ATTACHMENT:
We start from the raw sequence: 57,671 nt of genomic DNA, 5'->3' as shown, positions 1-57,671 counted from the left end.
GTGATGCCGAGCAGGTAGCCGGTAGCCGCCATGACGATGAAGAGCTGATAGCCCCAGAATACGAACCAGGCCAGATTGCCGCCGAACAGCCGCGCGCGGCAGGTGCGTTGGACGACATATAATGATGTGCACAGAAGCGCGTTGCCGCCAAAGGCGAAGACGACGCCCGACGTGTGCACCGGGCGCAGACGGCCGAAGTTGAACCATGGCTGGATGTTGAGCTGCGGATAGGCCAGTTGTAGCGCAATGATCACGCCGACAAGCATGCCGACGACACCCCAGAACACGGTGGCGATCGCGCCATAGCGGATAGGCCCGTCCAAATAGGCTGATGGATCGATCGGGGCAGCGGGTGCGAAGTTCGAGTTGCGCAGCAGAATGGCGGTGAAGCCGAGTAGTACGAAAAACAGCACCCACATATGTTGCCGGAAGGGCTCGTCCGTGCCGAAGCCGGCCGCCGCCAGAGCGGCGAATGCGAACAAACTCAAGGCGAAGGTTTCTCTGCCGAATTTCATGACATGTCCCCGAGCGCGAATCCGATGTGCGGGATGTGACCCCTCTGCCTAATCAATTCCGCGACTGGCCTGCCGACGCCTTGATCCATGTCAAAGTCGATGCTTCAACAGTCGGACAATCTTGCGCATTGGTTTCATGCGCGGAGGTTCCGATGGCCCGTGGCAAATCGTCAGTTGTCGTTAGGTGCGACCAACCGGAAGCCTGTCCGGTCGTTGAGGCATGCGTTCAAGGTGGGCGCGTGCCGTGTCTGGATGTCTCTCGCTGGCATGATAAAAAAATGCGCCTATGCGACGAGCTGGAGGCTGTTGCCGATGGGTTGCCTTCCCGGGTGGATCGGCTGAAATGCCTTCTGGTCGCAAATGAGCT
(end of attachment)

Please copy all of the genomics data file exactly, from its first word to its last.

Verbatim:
We start from the raw sequence: 57,671 nt of genomic DNA, 5'->3' as shown, positions 1-57,671 counted from the left end.
GTGATGCCGAGCAGGTAGCCGGTAGCCGCCATGACGATGAAGAGCTGATAGCCCCAGAATACGAACCAGGCCAGATTGCCGCCGAACAGCCGCGCGCGGCAGGTGCGTTGGACGACATATAATGATGTGCACAGAAGCGCGTTGCCGCCAAAGGCGAAGACGACGCCCGACGTGTGCACCGGGCGCAGACGGCCGAAGTTGAACCATGGCTGGATGTTGAGCTGCGGATAGGCCAGTTGTAGCGCAATGATCACGCCGACAAGCATGCCGACGACACCCCAGAACACGGTGGCGATCGCGCCATAGCGGATAGGCCCGTCCAAATAGGCTGATGGATCGATCGGGGCAGCGGGTGCGAAGTTCGAGTTGCGCAGCAGAATGGCGGTGAAGCCGAGTAGTACGAAAAACAGCACCCACATATGTTGCCGGAAGGGCTCGTCCGTGCCGAAGCCGGCCGCCGCCAGAGCGGCGAATGCGAACAAACTCAAGGCGAAGGTTTCTCTGCCGAATTTCATGACATGTCCCCGAGCGCGAATCCGATGTGCGGGATGTGACCCCTCTGCCTAATCAATTCCGCGACTGGCCTGCCGACGCCTTGATCCATGTCAAAGTCGATGCTTCAACAGTCGGACAATCTTGCGCATTGGTTTCATGCGCGGAGGTTCCGATGGCCCGTGGCAAATCGTCAGTTGTCGTTAGGTGCGACCAACCGGAAGCCTGTCCGGTCGTTGAGGCATGCGTTCAAGGTGGGCGCGTGCCGTGTCTGGATGTCTCTCGCTGGCATGATAAAAAAATGCGCCTATGCGACGAGCTGGAGGCTGTTGCCGATGGGTTGCCTTCCCGGGTGGATCGGCTGAAATGCCTTCTGGTCGCAAATGAGCT